TOKYO - Global stock markets mostly fell on Thursday after Federal Reserve policymakers left the U.S. benchmark rate at a record low but indicated they might raise it at their December meeting if the U.S. economy keeps improving.
Britain's FTSE lost 0.9 percent to 6,381.23 and France's CAC 40 shed 0.6 percent to 4,861.38. Germany's DAX was down 0.2 percent at 10,812.77. Wall Street looked set for a weak start. Dow and S&P 500 futures were down 0.4 percent.
In its latest statement, the Fed deleted language expressing concern about the global economy, which led to renewed expectations in financial markets of a December rate hike. Fed Chair Janet Yellen has previously said she wants to start raising rates this year. The Fed cut its benchmark interest rate to almost zero in late 2008 to stimulate the economy during the Great Recession. Low interest rates have been a boon for stock markets for several years.
Stronger than expected Japanese manufacturing data failed to boost sentiment, since it increases the likelihood the Bank of Japan will hold off on further monetary easing. The BOJ wraps up a policy meeting on Friday.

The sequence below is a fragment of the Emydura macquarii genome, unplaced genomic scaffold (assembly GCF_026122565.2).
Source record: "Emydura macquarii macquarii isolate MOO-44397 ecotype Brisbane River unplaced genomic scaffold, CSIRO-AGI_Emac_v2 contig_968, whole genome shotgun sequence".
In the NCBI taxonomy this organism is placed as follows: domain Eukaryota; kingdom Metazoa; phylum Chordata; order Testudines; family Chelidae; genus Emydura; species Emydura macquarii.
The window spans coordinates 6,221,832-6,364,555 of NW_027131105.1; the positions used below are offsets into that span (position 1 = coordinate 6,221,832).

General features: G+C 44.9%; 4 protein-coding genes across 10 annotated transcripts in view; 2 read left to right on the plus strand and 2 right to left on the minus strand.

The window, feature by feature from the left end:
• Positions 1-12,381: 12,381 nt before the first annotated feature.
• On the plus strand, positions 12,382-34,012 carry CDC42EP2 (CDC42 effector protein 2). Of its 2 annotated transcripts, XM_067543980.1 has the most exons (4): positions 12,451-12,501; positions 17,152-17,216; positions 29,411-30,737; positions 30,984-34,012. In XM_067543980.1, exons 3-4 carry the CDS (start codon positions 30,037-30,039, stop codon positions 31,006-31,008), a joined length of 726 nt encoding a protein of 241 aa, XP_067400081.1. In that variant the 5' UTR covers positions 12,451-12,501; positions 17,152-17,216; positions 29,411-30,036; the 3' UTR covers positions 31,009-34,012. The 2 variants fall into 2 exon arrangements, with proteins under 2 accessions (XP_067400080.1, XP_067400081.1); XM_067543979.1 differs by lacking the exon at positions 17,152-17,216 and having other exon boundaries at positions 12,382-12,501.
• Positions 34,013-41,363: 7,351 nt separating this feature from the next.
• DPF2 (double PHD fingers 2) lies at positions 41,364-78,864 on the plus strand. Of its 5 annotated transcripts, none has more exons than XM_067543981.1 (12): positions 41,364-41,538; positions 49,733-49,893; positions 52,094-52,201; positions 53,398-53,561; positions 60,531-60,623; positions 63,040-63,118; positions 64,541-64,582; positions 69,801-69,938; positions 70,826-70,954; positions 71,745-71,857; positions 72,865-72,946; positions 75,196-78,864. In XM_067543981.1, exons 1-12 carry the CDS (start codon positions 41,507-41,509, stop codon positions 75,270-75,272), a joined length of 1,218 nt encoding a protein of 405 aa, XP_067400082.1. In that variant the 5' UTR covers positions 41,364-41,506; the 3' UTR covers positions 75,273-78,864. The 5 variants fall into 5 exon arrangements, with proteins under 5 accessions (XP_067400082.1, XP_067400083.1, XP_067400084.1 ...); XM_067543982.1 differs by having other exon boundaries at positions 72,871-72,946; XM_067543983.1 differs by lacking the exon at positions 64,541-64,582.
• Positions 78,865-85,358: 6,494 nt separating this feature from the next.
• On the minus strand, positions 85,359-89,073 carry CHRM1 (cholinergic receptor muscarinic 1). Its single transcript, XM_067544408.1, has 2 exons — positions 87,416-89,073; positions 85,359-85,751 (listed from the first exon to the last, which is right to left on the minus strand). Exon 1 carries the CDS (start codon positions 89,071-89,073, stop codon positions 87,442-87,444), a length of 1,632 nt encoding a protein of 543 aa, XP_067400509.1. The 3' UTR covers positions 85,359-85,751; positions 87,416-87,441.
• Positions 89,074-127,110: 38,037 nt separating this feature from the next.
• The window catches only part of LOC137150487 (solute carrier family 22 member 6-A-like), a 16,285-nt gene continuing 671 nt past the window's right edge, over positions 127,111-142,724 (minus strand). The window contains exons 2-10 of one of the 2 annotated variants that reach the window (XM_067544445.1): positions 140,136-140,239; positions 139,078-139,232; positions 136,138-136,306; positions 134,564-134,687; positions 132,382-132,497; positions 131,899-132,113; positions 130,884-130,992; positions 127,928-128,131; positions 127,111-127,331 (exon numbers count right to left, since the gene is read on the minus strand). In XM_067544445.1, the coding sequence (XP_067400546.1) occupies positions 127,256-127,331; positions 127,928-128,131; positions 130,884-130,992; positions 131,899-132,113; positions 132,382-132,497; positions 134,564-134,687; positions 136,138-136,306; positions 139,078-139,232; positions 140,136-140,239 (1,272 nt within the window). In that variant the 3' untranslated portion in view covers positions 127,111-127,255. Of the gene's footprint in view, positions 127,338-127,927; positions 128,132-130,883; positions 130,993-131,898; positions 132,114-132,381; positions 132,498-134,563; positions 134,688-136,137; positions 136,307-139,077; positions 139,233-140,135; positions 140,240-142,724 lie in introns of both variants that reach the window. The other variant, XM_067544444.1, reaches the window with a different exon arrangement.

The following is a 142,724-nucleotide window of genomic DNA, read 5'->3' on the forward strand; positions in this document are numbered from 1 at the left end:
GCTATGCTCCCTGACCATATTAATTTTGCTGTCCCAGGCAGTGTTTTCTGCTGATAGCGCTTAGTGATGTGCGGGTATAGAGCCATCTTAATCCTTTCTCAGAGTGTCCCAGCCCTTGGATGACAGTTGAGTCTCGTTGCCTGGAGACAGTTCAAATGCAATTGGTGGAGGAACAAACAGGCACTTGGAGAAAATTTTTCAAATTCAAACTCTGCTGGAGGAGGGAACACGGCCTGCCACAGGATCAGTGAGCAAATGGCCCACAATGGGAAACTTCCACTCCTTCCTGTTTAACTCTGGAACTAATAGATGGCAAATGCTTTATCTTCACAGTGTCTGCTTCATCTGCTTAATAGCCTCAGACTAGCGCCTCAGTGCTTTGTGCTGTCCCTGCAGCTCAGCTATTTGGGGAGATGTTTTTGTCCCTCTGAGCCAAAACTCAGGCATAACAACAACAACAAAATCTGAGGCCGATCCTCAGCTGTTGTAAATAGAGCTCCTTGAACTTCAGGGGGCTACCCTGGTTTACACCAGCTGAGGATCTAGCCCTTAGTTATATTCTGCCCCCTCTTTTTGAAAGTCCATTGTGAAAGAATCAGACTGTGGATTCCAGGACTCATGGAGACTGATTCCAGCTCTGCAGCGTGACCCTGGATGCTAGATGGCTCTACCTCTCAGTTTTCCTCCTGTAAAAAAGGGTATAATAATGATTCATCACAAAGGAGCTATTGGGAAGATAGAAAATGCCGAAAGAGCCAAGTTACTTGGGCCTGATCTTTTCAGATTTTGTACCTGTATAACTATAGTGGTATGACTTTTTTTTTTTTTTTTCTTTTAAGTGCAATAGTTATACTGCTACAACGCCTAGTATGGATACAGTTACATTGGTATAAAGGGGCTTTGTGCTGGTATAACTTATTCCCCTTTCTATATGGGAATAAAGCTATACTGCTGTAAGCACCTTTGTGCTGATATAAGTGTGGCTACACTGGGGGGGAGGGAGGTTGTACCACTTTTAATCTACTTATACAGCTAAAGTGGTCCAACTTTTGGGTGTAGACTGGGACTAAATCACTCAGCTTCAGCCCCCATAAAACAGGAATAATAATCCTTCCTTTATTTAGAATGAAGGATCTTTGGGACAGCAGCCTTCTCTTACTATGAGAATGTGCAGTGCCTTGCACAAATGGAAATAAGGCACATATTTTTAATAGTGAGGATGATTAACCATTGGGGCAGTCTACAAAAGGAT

"The hawkish Fed statement and strong Japanese industrial production data put in doubt any further expansion of monetary easing by the major central banks in the near term," Angus Nicholson of IG said in a research note.
European corporate earnings reports were mixed, with Deutsche Bank announcing a big $6.6 billion loss and 35,000 job cuts through redundancies and business divestments. Royal Dutch Shell booked a third quarter loss of $7.4 billion while oil company saw its profit fall to $1.1 billion. More upbeat reports came from Nokia, whose shares rose 9 percent after it raised its forecast, and German airline Lufthansa.
Hong Kong's Hang Seng shed 0.6 percent to 22,819.94 and Australia's S&P/ASX 200 dropped 1.3 percent to 5,266.90. South Korea's Kospi slipped 0.4 percent to 2,034.16 while Japan's Nikkei 225 eked out a 0.2 percent gain after wavering all day to close at 18,935.71. China's Shanghai Composite Index rose 0.4 percent to 3,387.32. Shares in Southeast Asia were lower.
The dollar slipped to 120.94 yen from 121.07 yen in the previous trading session. The euro rose to $1.0974 from $1.0924. The dollar had climbed against other currencies on Wednesday as traders anticipated that higher rates were on the way. Central banks in Europe and Japan are expected to continue their own stimulus programs, keeping their rates near zero.
Oil prices fell back after soaring the day before. U.S. crude slipped 60 cents to $45.34 in electronic trading on the New York Mercantile Exchange. It climbed $2.74 to $45.94 a barrel in New York on Wednesday.